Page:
Every week, new reports are published which appear to contradict those rules and practices we have been taught to follow all our lives.
While we have always been told to keep our houses spick and span, a new study has revealed that this could be adversely affecting our children’s health.
According to research carried out by a team from the University of British Columbia, keeping our houses ‘too clean’ could be preventing our children from developing the bacteria needed to fend off asthma.
Babies are protected from developing asthma by acquiring four key types of gut bacteria by the age of three months, and our attention to detail during the spring clean could be inhibiting this.
As part of the study, the team looked at the faeces samples of over 300 children in a Canadian development programme. They found that lower levels of the four specific types of gut bacteria in these babies resulted in an increased risk of asthma.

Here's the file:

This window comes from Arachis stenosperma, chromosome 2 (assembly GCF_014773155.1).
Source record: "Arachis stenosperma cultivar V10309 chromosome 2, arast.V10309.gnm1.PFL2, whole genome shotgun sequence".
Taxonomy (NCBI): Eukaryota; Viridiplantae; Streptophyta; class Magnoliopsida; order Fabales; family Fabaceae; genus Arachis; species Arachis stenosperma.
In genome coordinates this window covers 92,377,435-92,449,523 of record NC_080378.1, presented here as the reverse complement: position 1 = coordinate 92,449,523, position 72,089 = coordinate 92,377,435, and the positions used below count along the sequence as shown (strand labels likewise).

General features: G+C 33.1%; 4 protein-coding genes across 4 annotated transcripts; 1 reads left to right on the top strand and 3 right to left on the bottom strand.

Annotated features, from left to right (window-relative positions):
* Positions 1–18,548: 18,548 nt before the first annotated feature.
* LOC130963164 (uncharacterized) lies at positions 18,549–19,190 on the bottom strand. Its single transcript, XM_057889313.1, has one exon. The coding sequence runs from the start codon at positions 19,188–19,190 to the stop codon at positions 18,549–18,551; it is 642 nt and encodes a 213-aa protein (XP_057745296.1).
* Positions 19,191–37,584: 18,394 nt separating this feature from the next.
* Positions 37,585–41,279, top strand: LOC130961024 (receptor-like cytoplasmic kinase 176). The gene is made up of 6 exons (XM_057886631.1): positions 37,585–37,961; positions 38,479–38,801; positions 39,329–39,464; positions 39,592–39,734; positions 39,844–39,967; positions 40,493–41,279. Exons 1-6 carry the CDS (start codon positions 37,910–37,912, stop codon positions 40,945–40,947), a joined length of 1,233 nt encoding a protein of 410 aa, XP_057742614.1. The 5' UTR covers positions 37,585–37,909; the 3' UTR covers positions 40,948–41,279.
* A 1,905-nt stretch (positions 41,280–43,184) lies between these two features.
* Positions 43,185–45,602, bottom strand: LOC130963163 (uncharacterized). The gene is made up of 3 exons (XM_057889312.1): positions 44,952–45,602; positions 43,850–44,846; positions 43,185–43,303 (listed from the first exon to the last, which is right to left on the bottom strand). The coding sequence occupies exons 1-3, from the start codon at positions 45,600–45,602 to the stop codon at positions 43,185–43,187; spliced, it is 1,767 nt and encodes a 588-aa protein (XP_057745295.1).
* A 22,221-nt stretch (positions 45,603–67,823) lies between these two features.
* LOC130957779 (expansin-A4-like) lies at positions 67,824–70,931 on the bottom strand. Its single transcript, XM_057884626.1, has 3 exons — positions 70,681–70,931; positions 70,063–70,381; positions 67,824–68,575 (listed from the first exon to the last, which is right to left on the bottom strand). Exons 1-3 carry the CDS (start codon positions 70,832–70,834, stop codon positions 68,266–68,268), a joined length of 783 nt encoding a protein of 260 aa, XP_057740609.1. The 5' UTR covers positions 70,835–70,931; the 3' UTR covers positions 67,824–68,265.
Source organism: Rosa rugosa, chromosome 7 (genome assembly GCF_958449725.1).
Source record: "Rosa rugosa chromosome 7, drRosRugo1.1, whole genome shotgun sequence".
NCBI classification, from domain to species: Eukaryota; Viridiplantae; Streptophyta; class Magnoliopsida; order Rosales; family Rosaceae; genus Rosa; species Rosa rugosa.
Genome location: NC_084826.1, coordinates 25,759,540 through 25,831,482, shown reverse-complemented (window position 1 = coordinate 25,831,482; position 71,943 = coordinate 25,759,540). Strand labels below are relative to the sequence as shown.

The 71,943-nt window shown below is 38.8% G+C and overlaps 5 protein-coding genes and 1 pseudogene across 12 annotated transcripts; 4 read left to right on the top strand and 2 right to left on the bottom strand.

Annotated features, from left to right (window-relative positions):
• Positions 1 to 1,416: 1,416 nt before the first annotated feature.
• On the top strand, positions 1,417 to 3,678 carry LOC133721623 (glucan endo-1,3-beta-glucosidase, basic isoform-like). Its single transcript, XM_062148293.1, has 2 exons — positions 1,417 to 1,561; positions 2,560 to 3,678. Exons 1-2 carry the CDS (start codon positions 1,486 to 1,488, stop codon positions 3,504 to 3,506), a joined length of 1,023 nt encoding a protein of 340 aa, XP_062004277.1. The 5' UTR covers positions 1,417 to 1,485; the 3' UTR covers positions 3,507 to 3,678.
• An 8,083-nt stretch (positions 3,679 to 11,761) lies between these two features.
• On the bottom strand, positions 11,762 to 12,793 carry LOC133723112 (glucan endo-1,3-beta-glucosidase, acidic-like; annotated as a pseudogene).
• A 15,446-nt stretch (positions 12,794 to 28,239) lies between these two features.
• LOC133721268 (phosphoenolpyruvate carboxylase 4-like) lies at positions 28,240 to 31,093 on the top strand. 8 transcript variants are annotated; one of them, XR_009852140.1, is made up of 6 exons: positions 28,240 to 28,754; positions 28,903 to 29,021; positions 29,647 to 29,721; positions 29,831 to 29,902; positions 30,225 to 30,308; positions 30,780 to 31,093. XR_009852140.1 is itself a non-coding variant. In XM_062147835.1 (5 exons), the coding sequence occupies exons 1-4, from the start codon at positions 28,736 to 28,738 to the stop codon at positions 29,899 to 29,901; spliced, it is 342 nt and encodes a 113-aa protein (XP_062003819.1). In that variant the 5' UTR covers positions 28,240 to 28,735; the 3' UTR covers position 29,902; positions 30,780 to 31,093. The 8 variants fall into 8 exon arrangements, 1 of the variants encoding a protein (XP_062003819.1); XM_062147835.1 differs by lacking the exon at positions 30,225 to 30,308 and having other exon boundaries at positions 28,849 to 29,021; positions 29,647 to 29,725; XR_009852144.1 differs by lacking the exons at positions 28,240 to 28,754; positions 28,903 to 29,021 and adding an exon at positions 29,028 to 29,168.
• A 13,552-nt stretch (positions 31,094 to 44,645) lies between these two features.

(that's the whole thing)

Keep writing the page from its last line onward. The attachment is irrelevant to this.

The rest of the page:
While most kids will develop the four bacteria (Faecalibacterium, Lachnospira, Veillonella, Rothia) naturally from their environments, some are being deprived of this.
Offering up an explanation for this, co-lead researcher Stuart Turvey said: “This research supports the hygiene hypothesis that we’re making our environment too clean. It shows that gut bacteria play a role in asthma, but it is early in life when the baby’s immune system is being established.”